Director – John Lee, Screenplay – Paul Reubens & Paul Rust, Producers – Judd Apatow & Paul Reubens, Photography – Tim Orr, Music – Mark Mothersbaugh, Visual Effects – Vitality VFX (Supervisors – Joel Sevilla & Leong Wongsavun), Special Effects Supervisor – Jonathan Kombrinck, Production Design – Dan Butts. Production Company – Pee-Wee Pictures
Pee-Wee Herman [Paul Reubens] (Himself), Joe Manganiello (Himself), Alia Shawkat (Bella/Pee-Wee), Jessica Pohly (Pepper), Stephanie Beatriz (Freckles), Hal Landon Jr. (Farmer Brown), Patrick Egan (Gordon the Travelling Salesman), Sonya Eddy (Wanda), Brad William Henke (Grizzly Bear Daniels), Leo Fitzpatrick (Abe), Richard Rehle (Dan), Christopher Heyerdahl (Ezekiel)
Pee-Wee Herman leads a happy life in the town of Fairville where he works as a cook in a diner. One day, while left in sole charge of the diner, he meets actor Joe Manganiello and the two become instant best friends after realising the number of things they have in common. Joe invites Pee-Wee to come to his birthday party in New York City in five days time but Pee-Wee has never been out of Fairville. Accepting Joe’s challenge to enjoy life, Pee-Wee decides to set out. This places him on a cross-country adventure that involves encounters with girl bank robbers on the lam, travelling joke salesmen, hairdressers, eccentric heiresses in their flying cars, grizzly mountain men and Amish.
Pee-Wee Herman is the alter ego of comedian/actor Paul Reubens. Pee-Wee is a deliberately annoying man-child characterised by a grey suit several sizes too small that leaves Reubens’s bony wrists and ankles protruding, a red bow tie, made-up lips and rouged cheeks, a curled tuft of hair and Reubens’s nasal sotto voce. Reubens created Pee-Wee Herman in the late 1970s with the comedy troupe The Groundlings and then built a successful solo stand-up act. Reubens premiered Pee-Wee on tv in a cable special The Pee-Wee Herman Show (1981). Reubens then developed a film script and offered it to his good friend Tim Burton, who used it to make his directorial debut Pee-Wee’s Big Adventure (1985). This was a surprise international success, which then led to a sequel Big Top Pee-Wee (1988) and a children’s tv show, the bizarrely surreal Pee-Wee’s Playhouse (1986-91). The first film and in particular the tv show have developed cult reputations. Pee-Wee even received a star on the Hollywood Walk of Fame. The tv show was killed off when Reubens was arrested for masturbating in an X-rated movie theatre in Sarasota, Florida in 1991. When the scandal hit the media and even though Reubens only received a minor fine, networks dropped the show and Reubens’ career nosedived. He has still been around however, making minor acting appearances.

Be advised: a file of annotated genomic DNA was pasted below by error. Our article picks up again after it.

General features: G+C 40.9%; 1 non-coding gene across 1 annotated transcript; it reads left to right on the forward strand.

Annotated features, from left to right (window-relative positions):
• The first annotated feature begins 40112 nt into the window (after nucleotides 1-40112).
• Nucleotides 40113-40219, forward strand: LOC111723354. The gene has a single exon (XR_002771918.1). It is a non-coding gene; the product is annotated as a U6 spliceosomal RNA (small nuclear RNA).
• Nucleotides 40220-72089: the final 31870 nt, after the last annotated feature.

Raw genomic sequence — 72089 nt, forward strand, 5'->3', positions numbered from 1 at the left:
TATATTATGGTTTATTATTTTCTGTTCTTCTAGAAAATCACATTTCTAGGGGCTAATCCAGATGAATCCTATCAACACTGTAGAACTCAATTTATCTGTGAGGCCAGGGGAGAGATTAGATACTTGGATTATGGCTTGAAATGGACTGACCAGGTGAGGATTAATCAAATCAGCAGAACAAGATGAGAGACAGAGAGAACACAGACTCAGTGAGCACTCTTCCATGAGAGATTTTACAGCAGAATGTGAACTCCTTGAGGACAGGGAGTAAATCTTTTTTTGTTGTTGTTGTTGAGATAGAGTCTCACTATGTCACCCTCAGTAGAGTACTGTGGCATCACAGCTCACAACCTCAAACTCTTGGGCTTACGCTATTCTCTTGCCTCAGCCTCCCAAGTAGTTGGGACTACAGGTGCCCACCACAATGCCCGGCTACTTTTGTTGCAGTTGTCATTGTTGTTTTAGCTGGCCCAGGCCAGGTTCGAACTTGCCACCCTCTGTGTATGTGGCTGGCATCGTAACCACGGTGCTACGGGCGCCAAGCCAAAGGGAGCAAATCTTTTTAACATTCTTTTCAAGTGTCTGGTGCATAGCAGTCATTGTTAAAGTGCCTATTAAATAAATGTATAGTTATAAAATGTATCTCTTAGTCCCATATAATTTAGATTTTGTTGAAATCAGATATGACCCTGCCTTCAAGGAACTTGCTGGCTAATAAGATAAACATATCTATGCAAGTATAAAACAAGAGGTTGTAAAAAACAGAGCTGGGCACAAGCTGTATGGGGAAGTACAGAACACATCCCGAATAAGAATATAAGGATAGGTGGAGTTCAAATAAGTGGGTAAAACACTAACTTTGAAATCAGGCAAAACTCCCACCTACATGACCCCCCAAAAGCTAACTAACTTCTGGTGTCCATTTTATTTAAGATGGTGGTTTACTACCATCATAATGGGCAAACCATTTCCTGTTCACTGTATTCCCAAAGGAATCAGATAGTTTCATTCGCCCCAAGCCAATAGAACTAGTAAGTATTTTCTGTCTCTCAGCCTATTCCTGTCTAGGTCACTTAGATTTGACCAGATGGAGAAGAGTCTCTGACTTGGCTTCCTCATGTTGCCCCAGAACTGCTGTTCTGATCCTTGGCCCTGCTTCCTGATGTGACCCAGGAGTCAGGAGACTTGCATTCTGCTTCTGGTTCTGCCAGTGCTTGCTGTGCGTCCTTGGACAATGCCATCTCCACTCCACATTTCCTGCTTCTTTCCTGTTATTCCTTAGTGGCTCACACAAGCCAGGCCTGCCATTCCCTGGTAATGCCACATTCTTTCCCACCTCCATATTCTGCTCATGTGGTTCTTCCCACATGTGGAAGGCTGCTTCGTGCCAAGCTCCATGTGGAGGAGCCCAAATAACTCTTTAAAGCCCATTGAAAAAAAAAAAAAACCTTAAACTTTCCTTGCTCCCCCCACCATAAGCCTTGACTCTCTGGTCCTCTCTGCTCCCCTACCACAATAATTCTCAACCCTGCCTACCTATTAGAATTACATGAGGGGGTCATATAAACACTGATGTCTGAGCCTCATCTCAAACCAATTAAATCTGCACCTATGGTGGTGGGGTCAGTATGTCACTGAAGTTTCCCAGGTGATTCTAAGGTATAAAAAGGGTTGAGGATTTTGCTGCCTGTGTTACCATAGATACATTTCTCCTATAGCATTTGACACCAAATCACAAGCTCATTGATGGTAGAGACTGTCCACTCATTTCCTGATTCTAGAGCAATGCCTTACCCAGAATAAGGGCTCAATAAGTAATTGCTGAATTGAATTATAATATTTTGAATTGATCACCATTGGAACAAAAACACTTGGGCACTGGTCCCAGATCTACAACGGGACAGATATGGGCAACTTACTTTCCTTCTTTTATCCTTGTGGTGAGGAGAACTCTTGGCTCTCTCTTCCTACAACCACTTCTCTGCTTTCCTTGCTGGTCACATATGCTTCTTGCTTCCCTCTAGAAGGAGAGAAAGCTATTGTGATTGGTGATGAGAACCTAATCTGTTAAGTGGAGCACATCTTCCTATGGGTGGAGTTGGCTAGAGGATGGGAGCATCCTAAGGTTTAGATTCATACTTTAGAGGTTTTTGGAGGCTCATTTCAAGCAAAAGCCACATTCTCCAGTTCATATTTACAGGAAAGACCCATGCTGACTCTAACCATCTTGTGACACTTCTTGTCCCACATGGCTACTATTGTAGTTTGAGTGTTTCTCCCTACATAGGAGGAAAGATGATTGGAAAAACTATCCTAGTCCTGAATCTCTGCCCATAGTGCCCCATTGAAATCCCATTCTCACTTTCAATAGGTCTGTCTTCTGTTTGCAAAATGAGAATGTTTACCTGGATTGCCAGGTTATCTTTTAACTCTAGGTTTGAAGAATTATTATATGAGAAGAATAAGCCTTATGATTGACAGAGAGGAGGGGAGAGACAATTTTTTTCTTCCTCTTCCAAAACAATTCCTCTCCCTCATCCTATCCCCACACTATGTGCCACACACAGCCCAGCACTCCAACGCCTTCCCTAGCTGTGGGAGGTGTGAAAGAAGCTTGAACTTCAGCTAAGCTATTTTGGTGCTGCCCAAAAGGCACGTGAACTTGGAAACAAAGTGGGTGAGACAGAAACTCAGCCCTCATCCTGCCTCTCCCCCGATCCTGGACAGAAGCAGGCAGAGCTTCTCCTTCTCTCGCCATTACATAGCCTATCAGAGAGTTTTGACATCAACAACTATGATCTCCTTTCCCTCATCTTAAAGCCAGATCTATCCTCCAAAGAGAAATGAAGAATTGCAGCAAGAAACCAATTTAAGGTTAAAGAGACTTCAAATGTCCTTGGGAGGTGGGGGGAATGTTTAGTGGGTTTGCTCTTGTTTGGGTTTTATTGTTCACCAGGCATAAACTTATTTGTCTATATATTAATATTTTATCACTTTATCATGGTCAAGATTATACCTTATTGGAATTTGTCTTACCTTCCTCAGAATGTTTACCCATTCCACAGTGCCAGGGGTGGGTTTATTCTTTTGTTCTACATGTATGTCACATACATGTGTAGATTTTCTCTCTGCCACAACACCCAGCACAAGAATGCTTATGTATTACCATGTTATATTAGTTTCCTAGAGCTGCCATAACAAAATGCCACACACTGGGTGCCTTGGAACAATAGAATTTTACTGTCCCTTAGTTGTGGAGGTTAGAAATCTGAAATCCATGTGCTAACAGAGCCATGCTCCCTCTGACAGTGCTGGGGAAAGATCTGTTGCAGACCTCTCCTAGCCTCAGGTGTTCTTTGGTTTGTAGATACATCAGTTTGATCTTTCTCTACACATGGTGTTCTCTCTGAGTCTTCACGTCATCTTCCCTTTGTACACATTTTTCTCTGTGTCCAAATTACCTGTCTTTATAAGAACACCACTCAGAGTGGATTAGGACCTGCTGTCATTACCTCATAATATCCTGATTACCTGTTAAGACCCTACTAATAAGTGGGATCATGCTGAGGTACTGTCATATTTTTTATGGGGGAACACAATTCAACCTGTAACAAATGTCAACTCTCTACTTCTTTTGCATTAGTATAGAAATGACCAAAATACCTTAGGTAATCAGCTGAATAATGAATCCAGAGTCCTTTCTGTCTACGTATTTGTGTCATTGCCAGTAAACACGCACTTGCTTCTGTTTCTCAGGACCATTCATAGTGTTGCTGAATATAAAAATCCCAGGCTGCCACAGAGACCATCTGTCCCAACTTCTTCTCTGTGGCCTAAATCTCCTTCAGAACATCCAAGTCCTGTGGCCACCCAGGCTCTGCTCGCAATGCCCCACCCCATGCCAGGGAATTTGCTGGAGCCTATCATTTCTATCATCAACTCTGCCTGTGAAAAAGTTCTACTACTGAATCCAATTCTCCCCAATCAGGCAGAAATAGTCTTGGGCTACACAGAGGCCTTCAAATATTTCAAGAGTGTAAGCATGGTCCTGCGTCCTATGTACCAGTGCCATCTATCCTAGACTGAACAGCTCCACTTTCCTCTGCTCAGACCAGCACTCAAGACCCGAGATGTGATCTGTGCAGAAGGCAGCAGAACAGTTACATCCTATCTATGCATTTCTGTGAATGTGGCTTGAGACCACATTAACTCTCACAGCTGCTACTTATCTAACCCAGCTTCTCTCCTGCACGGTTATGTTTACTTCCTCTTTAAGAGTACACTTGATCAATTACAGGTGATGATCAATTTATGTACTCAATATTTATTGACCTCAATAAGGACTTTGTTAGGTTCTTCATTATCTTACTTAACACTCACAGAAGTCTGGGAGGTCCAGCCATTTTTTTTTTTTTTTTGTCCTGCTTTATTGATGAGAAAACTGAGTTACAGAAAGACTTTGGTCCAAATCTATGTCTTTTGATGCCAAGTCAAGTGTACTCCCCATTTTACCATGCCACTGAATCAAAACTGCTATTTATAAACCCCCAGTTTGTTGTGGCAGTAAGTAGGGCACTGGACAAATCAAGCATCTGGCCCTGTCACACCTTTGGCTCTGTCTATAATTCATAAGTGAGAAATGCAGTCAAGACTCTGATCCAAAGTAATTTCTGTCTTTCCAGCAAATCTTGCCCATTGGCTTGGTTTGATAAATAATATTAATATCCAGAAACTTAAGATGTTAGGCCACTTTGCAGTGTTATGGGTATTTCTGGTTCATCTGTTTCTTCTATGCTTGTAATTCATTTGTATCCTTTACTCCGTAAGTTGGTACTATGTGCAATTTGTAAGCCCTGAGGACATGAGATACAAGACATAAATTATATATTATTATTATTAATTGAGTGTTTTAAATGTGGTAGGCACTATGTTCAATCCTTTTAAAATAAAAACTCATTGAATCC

Over the last decade, Reubens has made occasional appearance as Pee-Wee, including a limited-run stage revival The Pee-Wee Herman Stage Show (2010) and a tv special that consisted of a filmed version of one of the live performances The Pee-Wee Herman Show on Broadway (2011). Reubens has been touting Pee-Wee’s return to the big screen for over a decade now and it finally happens here twenty-eight years after we last saw him on screens and twenty-five years since the end of the tv show. There has obviously been a call for it – enough that high-profile comedy director Judd Apatow has signed onto Pee-Wee’s Big Holiday as producer. You have to admit that after quarter of century that Pee-Wee is holding up fairly well and has barely aged (although one learns later that the film was digitally touched up to make the 63 year-old Reubens look younger).
For Pee-Wee’s Big Holiday, Reubens has clearly decided to go with the familiar. Even aside from the similarity of titles, the film’s cross-country nonsense adventure mimics the picaresque structure of Pee-Wee’s Big Adventure. The opening of this film also directly copies the opening of Pee-Wee’s Big Adventure with its series of nonsensical Rube Goldberg contraptions, albeit replicated on an even bigger scale as we follow him from the point he gets up out of bed and to the door of his work. Here we have everything from a spring-loaded bed, an armchair with a hot-air balloon attached, skis mounted on the side of his roof, Pee-Wee driving a miniature car through the streets and right through people’s houses, collecting breakfast along the way, and skateboarding with old ladies in his arms.
The film offers up an appealingly eccentric range of encounters – a gang of girl bank robbers seemingly stepped out of Faster, Pussycat! Kill Kill! (1965); Patrick Egan as a travelling gag salesman who leaves Pee-Wee with a disguise kit that later becomes of use, allowing him to make a getaway disguised in a cowboy suit that comes with an inflatable horse; Hal Landon Jr. as a farmer who decides to marry Pee-Wee off at shotgun point to one of his eight daughters; a quartet of hairdressers on their way to a convention whose set-piece is their own hair that fits together to form a map of the United States and who leave Pee-Wee with a hairpiece that is a remote-controlled miniature helicopter; an aging heiress who drives a prototype flying car; Brad William Henke as a grizzly mountain man who raps very badly; even an opening dream sequence involving an encounter with an E.T. The most amusing of these sequences is one where Pee-Wee is taken in by an Amish community and demonstrates to them the ability to make music using balloon farts.